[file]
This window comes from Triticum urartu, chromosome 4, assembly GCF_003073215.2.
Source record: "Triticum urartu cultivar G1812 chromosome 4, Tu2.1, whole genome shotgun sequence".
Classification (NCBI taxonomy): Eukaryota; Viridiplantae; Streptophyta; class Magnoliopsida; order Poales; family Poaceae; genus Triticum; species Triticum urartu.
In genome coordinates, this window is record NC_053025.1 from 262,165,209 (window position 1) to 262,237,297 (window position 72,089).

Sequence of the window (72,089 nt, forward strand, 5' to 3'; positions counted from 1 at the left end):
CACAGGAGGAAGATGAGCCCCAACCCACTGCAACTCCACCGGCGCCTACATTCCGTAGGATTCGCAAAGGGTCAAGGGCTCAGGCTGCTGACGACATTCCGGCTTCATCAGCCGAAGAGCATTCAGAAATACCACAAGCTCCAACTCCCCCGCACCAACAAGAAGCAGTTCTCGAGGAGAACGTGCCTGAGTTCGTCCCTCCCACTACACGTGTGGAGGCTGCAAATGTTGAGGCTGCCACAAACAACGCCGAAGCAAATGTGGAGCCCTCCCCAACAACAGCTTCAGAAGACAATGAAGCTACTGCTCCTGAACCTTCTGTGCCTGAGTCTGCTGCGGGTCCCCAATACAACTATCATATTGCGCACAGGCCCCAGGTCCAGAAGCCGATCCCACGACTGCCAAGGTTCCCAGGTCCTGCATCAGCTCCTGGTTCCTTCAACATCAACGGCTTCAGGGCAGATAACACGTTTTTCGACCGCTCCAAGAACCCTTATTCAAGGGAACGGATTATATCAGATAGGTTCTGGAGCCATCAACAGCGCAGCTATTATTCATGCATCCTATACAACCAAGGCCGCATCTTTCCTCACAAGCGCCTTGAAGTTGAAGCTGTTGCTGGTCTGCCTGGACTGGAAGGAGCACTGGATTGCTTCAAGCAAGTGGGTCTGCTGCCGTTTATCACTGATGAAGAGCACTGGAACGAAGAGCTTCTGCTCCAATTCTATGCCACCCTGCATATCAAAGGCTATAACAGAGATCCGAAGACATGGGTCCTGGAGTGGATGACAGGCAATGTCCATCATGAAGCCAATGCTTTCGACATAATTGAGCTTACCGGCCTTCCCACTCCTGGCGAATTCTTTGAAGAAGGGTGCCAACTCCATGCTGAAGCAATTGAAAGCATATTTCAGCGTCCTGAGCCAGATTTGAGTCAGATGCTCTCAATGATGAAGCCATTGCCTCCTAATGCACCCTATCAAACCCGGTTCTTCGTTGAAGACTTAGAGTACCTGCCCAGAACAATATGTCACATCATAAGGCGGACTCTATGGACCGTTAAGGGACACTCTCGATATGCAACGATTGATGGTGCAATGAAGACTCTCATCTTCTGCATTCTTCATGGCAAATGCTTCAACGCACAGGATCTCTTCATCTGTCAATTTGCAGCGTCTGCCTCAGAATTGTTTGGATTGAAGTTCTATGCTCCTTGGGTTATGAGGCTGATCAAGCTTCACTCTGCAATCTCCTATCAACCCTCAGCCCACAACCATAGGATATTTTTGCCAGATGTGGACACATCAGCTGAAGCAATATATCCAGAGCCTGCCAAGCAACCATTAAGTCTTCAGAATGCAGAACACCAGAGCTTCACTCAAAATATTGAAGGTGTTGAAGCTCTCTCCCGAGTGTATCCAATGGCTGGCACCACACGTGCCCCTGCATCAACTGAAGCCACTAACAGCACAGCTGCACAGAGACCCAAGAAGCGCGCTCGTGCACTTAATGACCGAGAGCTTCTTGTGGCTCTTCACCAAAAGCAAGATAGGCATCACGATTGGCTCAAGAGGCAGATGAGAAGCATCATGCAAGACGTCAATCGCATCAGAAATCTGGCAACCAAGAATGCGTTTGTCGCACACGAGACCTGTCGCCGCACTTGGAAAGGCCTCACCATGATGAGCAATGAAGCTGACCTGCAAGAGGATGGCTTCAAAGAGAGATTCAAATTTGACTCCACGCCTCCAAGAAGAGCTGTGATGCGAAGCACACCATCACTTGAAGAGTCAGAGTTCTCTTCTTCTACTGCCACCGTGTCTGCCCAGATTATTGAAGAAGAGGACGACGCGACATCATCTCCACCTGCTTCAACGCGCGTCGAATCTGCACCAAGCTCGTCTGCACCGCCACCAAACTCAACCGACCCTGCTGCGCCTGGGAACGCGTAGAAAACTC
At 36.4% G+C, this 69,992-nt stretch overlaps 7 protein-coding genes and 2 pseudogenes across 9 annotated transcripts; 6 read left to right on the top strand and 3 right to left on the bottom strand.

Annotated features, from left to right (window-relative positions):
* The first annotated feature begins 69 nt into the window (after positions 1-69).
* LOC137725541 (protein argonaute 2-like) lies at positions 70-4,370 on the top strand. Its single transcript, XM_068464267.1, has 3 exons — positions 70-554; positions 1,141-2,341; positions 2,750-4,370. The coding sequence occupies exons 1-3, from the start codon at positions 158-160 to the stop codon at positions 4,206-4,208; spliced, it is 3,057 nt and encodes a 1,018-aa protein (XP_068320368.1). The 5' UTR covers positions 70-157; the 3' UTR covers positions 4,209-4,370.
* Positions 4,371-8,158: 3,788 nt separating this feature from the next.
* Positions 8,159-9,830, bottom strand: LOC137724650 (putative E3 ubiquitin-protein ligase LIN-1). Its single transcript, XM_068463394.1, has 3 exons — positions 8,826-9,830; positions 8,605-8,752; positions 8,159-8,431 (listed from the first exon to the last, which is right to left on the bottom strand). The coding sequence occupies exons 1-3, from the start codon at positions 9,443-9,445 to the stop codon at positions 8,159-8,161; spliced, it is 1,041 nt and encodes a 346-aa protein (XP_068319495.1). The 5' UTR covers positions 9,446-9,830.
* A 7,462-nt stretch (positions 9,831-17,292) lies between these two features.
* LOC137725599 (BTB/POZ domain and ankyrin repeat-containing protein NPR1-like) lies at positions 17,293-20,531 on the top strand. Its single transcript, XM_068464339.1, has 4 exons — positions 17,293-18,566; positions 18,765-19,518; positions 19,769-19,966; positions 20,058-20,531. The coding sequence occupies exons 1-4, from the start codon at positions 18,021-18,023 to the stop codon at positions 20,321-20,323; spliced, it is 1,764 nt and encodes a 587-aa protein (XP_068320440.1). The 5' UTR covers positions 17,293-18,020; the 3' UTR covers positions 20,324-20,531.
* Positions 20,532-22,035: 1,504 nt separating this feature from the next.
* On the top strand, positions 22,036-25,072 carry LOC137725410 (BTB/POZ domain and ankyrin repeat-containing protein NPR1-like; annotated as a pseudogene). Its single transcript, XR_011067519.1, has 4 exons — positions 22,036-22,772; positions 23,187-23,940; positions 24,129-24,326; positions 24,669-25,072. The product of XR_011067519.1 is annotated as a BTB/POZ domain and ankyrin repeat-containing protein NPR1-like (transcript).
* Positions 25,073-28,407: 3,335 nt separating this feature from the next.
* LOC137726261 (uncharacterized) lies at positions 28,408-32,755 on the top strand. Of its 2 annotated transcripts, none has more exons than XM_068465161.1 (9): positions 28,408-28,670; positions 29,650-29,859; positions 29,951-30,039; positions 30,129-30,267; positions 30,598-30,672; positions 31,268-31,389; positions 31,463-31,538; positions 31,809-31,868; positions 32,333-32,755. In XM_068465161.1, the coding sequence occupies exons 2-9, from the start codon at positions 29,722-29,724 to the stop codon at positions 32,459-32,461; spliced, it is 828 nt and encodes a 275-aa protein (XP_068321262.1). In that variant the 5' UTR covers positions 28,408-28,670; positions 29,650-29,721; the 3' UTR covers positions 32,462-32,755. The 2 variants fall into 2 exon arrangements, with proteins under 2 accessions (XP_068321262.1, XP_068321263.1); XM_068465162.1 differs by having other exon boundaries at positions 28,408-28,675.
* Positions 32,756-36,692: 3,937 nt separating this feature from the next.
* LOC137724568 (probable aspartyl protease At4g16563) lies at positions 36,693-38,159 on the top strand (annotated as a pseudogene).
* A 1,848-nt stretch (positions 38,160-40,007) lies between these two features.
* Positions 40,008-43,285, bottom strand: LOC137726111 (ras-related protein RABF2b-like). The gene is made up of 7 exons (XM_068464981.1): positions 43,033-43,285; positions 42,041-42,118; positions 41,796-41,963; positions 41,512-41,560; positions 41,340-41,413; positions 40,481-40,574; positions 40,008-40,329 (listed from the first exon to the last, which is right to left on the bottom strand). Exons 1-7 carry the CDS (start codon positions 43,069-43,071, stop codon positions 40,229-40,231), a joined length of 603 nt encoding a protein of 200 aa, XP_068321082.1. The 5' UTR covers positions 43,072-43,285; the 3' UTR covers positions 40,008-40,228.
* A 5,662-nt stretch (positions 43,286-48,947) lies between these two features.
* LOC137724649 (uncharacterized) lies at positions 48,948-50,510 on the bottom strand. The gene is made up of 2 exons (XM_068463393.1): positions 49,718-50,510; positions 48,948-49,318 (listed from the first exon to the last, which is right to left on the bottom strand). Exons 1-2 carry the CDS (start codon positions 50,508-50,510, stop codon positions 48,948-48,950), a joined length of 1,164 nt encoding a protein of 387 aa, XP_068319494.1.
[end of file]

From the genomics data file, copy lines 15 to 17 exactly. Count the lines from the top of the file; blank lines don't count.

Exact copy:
* Positions 20,532-22,035: 1,504 nt separating this feature from the next.
* On the top strand, positions 22,036-25,072 carry LOC137725410 (BTB/POZ domain and ankyrin repeat-containing protein NPR1-like; annotated as a pseudogene). Its single transcript, XR_011067519.1, has 4 exons — positions 22,036-22,772; positions 23,187-23,940; positions 24,129-24,326; positions 24,669-25,072. The product of XR_011067519.1 is annotated as a BTB/POZ domain and ankyrin repeat-containing protein NPR1-like (transcript).
* Positions 25,073-28,407: 3,335 nt separating this feature from the next.